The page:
Secret #1: What your company needs and what your learners need from microlearning conflict.

Management is responsible for keeping confidential information secure, tracking course attendance and completion, and keeping content organized in a repository which hopefully also addresses version control. To management, streamlining usually implies standardizing processes or content, and having fewer systems and repositories. Taken together, that means you’d like a single system for storing and tracking content and learner activity, and that system should reside behind a firewall with at least one and possibly more login requirements to prevent unauthorized eyeballs on sensitive information.

Unfortunately those needs and the system that fulfills them add little value to your learners. In fact, they add barriers to the value microlearning could provide to learners. They drive your learners away from the very content they need.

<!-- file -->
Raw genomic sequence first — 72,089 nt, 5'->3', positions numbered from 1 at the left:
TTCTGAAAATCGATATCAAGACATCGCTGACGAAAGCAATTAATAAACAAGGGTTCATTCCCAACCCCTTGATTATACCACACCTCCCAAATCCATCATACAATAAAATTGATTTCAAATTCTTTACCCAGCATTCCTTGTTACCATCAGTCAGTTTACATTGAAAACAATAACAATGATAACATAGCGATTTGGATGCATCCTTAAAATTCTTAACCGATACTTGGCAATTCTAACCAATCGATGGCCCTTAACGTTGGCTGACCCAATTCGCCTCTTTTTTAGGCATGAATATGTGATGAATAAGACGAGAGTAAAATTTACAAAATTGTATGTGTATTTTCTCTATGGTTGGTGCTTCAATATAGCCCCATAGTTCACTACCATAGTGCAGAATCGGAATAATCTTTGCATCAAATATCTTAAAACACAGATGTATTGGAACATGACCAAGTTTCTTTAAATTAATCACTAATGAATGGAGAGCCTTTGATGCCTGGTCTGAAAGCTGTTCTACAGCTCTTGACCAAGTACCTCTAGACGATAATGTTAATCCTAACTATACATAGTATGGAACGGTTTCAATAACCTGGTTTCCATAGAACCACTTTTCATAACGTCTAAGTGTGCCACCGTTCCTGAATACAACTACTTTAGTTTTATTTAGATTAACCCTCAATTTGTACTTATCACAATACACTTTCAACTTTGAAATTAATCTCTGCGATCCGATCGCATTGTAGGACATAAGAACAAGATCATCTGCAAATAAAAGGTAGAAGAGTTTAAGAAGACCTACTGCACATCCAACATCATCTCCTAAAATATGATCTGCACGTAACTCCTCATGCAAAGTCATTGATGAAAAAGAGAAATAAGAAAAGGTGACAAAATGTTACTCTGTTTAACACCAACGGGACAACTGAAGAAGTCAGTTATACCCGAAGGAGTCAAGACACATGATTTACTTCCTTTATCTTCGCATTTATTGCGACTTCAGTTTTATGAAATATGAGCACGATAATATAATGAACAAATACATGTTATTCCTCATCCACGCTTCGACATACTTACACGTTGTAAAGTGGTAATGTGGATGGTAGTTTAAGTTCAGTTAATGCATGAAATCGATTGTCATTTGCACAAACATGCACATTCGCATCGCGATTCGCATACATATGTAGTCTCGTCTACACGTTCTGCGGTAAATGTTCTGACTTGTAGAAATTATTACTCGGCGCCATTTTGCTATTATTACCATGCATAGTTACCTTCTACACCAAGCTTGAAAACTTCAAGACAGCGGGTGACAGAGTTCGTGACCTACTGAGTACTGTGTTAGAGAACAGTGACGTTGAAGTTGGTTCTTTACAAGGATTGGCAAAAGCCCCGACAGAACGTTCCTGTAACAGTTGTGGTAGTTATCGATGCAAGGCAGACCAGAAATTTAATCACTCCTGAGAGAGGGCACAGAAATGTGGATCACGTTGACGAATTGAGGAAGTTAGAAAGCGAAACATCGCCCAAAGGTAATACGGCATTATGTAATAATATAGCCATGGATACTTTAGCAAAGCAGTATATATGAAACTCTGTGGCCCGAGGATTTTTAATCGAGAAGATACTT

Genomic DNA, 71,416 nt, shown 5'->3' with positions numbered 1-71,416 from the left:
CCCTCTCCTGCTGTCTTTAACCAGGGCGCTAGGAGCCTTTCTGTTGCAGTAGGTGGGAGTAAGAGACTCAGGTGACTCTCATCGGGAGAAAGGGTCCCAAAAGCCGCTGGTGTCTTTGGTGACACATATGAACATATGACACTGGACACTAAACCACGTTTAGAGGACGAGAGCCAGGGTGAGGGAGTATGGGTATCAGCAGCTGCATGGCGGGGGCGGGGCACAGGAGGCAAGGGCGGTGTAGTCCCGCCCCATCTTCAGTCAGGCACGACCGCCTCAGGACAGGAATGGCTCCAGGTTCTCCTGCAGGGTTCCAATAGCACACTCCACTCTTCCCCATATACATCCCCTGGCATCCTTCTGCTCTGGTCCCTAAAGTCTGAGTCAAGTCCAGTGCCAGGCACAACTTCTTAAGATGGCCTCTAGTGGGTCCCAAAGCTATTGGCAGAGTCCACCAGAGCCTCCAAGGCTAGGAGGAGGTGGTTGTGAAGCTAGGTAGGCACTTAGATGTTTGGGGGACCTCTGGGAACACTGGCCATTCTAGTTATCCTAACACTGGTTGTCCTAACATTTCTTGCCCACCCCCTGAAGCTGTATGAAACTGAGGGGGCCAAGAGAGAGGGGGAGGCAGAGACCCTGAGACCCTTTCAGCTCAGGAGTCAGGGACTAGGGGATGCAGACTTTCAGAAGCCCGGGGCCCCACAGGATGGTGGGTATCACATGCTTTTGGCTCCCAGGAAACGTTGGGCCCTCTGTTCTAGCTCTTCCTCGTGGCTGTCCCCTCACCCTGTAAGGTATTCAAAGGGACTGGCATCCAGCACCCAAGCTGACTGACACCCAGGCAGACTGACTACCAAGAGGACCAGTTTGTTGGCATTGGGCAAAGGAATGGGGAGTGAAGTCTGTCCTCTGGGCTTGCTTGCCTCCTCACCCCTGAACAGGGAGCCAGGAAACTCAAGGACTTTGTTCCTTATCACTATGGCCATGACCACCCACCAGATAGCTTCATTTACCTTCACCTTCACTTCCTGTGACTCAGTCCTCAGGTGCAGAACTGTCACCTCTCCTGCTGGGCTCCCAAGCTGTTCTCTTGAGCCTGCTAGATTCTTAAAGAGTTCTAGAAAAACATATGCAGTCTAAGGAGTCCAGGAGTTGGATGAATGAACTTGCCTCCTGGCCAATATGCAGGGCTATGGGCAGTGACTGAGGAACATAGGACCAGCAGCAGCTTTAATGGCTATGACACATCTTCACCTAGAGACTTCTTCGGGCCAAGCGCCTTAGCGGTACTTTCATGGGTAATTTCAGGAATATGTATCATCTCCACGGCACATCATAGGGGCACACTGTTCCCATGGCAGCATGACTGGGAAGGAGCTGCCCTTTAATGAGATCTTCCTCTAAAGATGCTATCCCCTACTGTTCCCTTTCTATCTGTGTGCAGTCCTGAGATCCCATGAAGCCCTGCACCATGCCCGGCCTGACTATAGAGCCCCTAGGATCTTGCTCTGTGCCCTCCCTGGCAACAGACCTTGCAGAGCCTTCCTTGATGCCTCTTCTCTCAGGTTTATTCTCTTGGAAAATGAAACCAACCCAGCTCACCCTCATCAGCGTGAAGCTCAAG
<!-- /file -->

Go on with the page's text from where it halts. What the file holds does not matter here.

Secret #2: What learners need seems simple and obvious to them—which doesn’t make it easy for you.

Streamlining to an end-user looks like making it clear which content applies specifically to them and their situation, and letting them get straight to it with minimal clicks, minimal diversions, minimal everything except the answer to the question that made them search for microlearning in the first place.

From their perspective, learners need microlearning that is:

  • Easy to search for. This means they can find any content through a single search engine (the way they can Google anything outside of work) or they know where to look for content because it resides someplace they already visit frequently for a specific topic or task (e.g., their community of practice, the portal for a specific software tool or process).
  • Easy to access. That means minimal sign ins, minimal clicks to locate and launch exactly what they need, and of course speedy download and streaming.